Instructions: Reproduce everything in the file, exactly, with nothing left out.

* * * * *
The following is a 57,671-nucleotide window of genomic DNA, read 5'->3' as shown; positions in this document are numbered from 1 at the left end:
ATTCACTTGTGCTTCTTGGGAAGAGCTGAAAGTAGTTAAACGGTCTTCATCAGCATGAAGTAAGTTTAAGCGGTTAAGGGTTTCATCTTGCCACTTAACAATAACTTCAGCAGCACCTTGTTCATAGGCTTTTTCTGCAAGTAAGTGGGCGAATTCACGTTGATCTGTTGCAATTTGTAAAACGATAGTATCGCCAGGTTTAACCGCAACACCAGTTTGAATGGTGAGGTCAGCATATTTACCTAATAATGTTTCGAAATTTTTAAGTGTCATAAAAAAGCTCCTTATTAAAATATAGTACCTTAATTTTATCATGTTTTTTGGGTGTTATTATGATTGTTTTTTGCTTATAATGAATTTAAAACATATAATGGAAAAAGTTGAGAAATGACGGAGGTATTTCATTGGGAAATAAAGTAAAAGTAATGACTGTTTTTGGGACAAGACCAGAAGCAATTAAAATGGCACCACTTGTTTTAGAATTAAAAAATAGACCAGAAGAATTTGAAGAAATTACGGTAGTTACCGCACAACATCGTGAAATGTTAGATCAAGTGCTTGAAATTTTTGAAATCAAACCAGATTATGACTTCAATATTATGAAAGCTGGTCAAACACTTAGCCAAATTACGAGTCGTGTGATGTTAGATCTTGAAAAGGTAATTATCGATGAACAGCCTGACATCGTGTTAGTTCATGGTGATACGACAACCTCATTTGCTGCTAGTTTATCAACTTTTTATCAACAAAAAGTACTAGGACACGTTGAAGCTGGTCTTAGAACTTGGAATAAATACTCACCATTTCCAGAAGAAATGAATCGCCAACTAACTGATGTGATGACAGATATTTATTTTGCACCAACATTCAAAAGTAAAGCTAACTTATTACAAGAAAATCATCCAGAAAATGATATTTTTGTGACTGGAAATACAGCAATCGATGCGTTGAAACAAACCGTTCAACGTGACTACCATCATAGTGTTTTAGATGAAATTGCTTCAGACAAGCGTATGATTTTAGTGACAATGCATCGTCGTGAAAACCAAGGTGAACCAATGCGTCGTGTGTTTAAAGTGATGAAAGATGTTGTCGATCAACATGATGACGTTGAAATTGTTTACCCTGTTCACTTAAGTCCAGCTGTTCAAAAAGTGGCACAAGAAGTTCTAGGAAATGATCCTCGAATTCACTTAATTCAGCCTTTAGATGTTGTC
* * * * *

The following is a 57,671-nucleotide window of genomic DNA, read 5'->3' as shown; positions in this document are numbered from 1 at the left end:
ATTCACTTGTGCTTCTTGGGAAGAGCTGAAAGTAGTTAAACGGTCTTCATCAGCATGAAGTAAGTTTAAGCGGTTAAGGGTTTCATCTTGCCACTTAACAATAACTTCAGCAGCACCTTGTTCATAGGCTTTTTCTGCAAGTAAGTGGGCGAATTCACGTTGATCTGTTGCAATTTGTAAAACGATAGTATCGCCAGGTTTAACCGCAACACCAGTTTGAATGGTGAGGTCAGCATATTTACCTAATAATGTTTCGAAATTTTTAAGTGTCATAAAAAAGCTCCTTATTAAAATATAGTACCTTAATTTTATCATGTTTTTTGGGTGTTATTATGATTGTTTTTTGCTTATAATGAATTTAAAACATATAATGGAAAAAGTTGAGAAATGACGGAGGTATTTCATTGGGAAATAAAGTAAAAGTAATGACTGTTTTTGGGACAAGACCAGAAGCAATTAAAATGGCACCACTTGTTTTAGAATTAAAAAATAGACCAGAAGAATTTGAAGAAATTACGGTAGTTACCGCACAACATCGTGAAATGTTAGATCAAGTGCTTGAAATTTTTGAAATCAAACCAGATTATGACTTCAATATTATGAAAGCTGGTCAAACACTTAGCCAAATTACGAGTCGTGTGATGTTAGATCTTGAAAAGGTAATTATCGATGAACAGCCTGACATCGTGTTAGTTCATGGTGATACGACAACCTCATTTGCTGCTAGTTTATCAACTTTTTATCAACAAAAAGTACTAGGACACGTTGAAGCTGGTCTTAGAACTTGGAATAAATACTCACCATTTCCAGAAGAAATGAATCGCCAACTAACTGATGTGATGACAGATATTTATTTTGCACCAACATTCAAAAGTAAAGCTAACTTATTACAAGAAAATCATCCAGAAAATGATATTTTTGTGACTGGAAATACAGCAATCGATGCGTTGAAACAAACCGTTCAACGTGACTACCATCATAGTGTTTTAGATGAAATTGCTTCAGACAAGCGTATGATTTTAGTGACAATGCATCGTCGTGAAAACCAAGGTGAACCAATGCGTCGTGTGTTTAAAGTGATGAAAGATGTTGTCGATCAACATGATGACGTTGAAATTGTTTACCCTGTTCACTTAAGTCCAGCTGTTCAAAAAGTGGCACAAGAAGTTCTAGGAAATGATCCTCGAATTCACTTAATTCAGCCTTTAGATGTTGTC